The original song that inspired this collection only told the story of 4-women. That didn’t feel like a complete collection to me and I knew there were so many different female stories that could still be told. So I started with the first for archetypes–The wise woman, the freedom rider, the preacher, and the refugee (the woman coming out of Honduras). And then I thought about all the things I’ve been told as a woman and the stories I’ve heard of other women.
I wanted the final product to be 12 images. Like the 12 disciples but of the Divine Feminine.
Growing up in the church I have a deep connection with the creation story, because I think it’s leaving out so much. I love reading different theologians’ understanding of it today because it’s always more complex and the 2-paragraphs the bible gave and the short understanding I was given in the church. It became important to me to share the story of eve, where it all began.
The other biblical figure I thought of was Mary. A teenager with child, out of wedlock. What fears did she have to endure? And then to live knowing that your son would eventually die in front of you. What pain did she endure? Her story, the story of a mother, felt profoundly important to me even if I don’t yet have children.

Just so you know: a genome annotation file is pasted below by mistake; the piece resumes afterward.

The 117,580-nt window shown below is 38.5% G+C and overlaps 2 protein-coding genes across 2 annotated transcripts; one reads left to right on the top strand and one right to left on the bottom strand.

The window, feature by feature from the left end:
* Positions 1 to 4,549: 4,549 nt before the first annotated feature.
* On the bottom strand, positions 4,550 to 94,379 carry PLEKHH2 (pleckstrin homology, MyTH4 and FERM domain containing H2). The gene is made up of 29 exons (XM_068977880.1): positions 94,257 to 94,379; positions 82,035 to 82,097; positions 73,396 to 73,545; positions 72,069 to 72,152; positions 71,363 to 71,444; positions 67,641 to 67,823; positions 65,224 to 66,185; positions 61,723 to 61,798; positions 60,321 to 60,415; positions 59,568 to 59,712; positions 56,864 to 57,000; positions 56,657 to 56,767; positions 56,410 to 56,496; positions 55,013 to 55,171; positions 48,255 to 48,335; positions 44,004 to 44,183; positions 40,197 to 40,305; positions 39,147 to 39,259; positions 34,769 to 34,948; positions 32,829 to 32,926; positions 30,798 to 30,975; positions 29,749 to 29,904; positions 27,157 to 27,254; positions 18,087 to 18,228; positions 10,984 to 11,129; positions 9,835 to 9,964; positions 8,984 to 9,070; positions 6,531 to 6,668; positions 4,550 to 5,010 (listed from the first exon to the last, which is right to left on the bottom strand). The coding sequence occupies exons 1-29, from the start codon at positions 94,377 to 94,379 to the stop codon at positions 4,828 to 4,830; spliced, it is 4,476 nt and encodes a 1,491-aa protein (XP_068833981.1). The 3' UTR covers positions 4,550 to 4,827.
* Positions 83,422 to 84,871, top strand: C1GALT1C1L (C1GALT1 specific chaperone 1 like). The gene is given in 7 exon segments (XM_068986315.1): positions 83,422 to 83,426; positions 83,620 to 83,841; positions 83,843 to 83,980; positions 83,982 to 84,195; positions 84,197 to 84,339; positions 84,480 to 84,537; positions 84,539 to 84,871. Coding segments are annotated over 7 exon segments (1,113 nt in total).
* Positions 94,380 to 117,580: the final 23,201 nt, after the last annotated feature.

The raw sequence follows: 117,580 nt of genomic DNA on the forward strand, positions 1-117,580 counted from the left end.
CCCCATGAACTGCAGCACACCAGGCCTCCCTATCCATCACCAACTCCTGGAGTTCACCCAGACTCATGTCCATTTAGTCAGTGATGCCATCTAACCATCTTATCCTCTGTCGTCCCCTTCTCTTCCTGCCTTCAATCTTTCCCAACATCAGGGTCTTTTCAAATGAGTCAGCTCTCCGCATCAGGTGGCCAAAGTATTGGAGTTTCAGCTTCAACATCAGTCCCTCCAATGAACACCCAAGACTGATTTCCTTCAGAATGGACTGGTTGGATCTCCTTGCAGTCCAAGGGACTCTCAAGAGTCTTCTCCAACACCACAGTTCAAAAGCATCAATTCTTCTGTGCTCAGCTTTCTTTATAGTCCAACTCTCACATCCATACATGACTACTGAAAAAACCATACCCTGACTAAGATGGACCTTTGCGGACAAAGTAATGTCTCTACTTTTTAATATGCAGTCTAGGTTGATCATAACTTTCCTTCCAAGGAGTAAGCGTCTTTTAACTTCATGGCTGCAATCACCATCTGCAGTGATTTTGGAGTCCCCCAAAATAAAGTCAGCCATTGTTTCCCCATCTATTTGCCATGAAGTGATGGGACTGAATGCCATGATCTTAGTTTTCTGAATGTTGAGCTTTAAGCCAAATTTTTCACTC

From there the stories grew. A Native American woman connected to the earth and the animals around her, a 1940’s explorer fighting against stereotypes and seeing the world, A student, an artist, an athlete, a pilot.
All of these women became deeply personal to me as I explored their stories and thought about how I would portray them–with dignity, with pride, with hope.
Keeping Diversity in Mind:
I’ll be honest when I say that it’s very recently I’ve started trying to depict people of other races. As an art student it wasn’t something that ever came up. And in so many cases I’m drawing myself (whether literally or figuratively.) Most artists I know only portray their own race. But when representing that Divine Feminine, it felt important that she didn’t look just like me. That’s been a problem with the portrayal of history already, and this collection was about shining a light on the truth.